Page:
Who’s Afraid Of Zinn?

A recent Associated Press expose — drawing on e-mails obtained under the Freedom of Information Act — revealed that in 2010, Mitch Daniels, then Indiana’s Republican governor, covertly set out to ban Howard Zinn’s best-selling A People’s History of the United States from Indiana’s classrooms.
Innovative history teachers across the United States have for decades used A People’s History at the high-school level in rigorous ways.
High school teachers desperate to breathe some life into their classes have distributed Xerox copies of Zinn’s most provocative chapters to offer a contrast to state-mandated textbooks, seeking to engage students in historical debate so they learn that history involves sorting out competing interpretations of the past rather than mere memorization of names and dates.
These teachers have been drawn to Zinn because he offered their students a uniquely accessible introduction to the new social history, which revolutionised historical scholarship beginning in the 1960s. As its title indicates, A People’s History presented American history “from the bottom up” focusing on the experience of workers, women, African-Americans and Native Americans.
It brought a New Left sensibility to the analysis of foreign policy and was profoundly critical of the US tendencies towards violence, expansionism, racism and militarism from the Indian wars up through Vietnam.
Extensive evidence in the Zinn archives at NYU’s Tamiment Library, including student and teacher letters, shows that students develop their historical thinking skills when their teachers have them compare Zinn’s radical history with conventional textbook history. For example, more than 100 Oregon high-school students wrote Zinn in the 1980s and 1990s as part of their class work comparing their textbook’s account of Columbus, Andrew Jackson, the Progressive era and various wars in which the US engaged with Zinn’s treatment of those topics in A People’s History.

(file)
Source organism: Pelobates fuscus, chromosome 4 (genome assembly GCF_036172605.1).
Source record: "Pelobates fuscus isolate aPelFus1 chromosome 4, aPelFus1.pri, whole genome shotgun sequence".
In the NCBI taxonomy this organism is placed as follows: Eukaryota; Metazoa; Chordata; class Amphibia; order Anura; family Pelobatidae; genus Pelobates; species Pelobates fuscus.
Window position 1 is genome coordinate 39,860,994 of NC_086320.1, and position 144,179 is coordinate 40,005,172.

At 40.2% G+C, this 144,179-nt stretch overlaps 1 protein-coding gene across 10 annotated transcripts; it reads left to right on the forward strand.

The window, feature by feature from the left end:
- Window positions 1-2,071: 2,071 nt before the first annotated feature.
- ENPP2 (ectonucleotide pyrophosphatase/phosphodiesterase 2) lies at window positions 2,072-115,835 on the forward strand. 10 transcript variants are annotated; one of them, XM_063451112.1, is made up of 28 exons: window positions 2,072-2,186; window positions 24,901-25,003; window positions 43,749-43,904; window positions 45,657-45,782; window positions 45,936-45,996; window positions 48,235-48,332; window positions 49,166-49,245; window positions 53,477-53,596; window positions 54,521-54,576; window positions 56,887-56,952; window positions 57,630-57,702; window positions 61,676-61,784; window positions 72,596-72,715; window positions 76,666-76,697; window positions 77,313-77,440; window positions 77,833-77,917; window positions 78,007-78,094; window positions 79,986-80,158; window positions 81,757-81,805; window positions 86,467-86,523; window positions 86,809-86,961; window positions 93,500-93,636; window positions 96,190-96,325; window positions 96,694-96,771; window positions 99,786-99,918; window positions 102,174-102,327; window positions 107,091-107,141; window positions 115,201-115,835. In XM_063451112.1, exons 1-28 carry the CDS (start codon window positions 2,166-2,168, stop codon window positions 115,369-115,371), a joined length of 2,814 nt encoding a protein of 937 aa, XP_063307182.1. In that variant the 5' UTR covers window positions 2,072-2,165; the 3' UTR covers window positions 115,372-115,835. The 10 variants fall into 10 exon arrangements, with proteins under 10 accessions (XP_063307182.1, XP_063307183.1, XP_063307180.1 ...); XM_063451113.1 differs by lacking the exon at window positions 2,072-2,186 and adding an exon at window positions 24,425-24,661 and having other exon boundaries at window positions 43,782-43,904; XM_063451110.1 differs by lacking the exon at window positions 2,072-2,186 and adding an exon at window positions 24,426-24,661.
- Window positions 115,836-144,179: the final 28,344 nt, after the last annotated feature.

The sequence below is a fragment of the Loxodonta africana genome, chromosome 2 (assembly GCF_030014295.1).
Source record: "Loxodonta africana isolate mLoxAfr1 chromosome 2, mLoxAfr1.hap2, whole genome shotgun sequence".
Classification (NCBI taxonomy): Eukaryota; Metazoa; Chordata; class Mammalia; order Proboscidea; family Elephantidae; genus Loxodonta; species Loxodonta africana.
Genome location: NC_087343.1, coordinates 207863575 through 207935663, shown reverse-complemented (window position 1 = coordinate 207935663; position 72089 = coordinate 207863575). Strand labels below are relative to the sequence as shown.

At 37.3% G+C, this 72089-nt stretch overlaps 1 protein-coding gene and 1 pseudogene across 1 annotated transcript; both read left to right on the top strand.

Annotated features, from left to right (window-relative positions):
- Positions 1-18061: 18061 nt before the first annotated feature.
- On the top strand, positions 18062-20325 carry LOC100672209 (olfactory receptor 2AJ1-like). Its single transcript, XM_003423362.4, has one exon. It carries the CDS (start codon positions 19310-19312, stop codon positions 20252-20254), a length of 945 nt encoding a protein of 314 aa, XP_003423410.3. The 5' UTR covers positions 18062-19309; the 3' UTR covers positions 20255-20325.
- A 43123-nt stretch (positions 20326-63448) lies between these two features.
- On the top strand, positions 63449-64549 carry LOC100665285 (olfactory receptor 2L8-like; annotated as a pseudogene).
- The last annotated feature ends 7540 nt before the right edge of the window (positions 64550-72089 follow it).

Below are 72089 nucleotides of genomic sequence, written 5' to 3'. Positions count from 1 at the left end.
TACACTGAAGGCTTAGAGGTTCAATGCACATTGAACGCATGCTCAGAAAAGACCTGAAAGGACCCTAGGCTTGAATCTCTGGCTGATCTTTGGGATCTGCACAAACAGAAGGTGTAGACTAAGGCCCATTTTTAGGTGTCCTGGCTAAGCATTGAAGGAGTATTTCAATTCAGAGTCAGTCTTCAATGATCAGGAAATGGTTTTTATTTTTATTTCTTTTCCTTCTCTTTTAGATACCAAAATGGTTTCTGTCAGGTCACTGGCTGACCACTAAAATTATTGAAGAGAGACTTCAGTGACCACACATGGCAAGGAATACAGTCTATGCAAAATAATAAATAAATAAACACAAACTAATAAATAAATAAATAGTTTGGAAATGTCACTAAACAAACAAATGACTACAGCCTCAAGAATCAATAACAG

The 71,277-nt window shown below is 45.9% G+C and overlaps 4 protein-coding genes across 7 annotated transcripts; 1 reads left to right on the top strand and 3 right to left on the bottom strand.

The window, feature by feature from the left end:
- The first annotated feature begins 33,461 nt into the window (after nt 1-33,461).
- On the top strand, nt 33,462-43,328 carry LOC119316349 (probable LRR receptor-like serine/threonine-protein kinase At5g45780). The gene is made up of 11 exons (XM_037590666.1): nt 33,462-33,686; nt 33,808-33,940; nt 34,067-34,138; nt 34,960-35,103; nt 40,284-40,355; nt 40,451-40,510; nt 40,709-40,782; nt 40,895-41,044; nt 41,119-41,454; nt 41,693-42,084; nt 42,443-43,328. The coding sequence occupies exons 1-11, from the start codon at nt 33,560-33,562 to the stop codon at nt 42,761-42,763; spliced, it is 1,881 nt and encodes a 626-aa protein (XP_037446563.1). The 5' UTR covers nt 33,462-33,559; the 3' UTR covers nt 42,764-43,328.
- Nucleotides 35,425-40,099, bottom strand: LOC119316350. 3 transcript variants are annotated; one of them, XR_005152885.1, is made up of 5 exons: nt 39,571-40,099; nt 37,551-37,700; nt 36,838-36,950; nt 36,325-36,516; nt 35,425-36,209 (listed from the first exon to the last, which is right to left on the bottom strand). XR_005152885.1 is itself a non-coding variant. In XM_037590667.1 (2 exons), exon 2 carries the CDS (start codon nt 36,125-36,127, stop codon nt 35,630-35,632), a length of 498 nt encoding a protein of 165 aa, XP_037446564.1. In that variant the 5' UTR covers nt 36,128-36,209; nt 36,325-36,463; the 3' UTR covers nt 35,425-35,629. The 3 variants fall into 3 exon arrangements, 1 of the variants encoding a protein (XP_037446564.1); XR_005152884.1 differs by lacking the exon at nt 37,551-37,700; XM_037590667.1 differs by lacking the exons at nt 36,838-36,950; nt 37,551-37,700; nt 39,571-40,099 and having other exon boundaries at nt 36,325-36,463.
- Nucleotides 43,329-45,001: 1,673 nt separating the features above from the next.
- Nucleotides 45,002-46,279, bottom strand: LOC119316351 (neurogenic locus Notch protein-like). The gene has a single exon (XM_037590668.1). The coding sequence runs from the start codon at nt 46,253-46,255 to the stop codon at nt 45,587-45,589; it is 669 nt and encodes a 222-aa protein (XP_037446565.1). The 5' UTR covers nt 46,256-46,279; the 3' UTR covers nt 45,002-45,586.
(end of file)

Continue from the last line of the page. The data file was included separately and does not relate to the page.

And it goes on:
Most of the students were startled to learn that Columbus, who their textbook depicted as a heroic explorer, can also be seen as a greed-driven imperialist who was cruel to the indigenous people of the ‘New World’. They were shocked to learn that Andrew Jackson, a democratic icon of textbook history, was an Indian killer and slave-owner.
Some students admired Zinn’s iconoclasm, while others challenged his version of the past. But whether or not they found his radical view of the American past convincing, most students found it liberating to learn that there was more than one way to think about history. As one student wrote to Zinn, “American history has been entirely one-sided for too long. Your work showed me another side of history I never knew existed.”
Another wrote that he “really enjoyed reading your work and value it much when it comes to discussing our history… Our history books should be rewritten, told, and questioned from more than one perspective.”
A student who told Zinn he disagreed with his negative portrayal of President Jackson’s Indian removal policies was still glad to have access to Zinn’s telling of US history: “It was incredible to read something so extremely different than the account given in history (text) books.”
Even a conservative student came to appreciate Zinn, writing, “I’m still a conservative, and I still love America, but your articles make me take a look at America from a different angle.” Some right-wing students did display intolerance towards Zinn’s radicalism by suggesting he was unpatriotic. In response, a number of their classmates wrote to Zinn to describe refutations of such attacks.
“On the contrary, I feel that you are one who is tired of people lying to themselves about the ‘greatness’ of our country, and only dwelling on positive achievements,” wrote one such student, “So if people with our thoughts and opinions are to be thought of as ‘Anti-Americans’ then let us be known that way. I’ll stand by that name proudly.”
There is the letter from a teacher on a South Dakota Indian reservation who reported that one of her students was so moved by A People’s History that he had “stayed up all night…and could not put the book down.”
A Japanese-American student wrote that she was “part of a minority called the ‘Quiet Americans;’” her parents had “as young children been sent to the concentration camps,” and she told Zinn that he was the first historian she’d read who “tells the side of the minority… It’s really nice to know that there is someone out there that doesn’t go with the flow and follow the majority.”
These letters attest that, unlike Daniels, students are not afraid of radical history, but thrive by reading and debating it.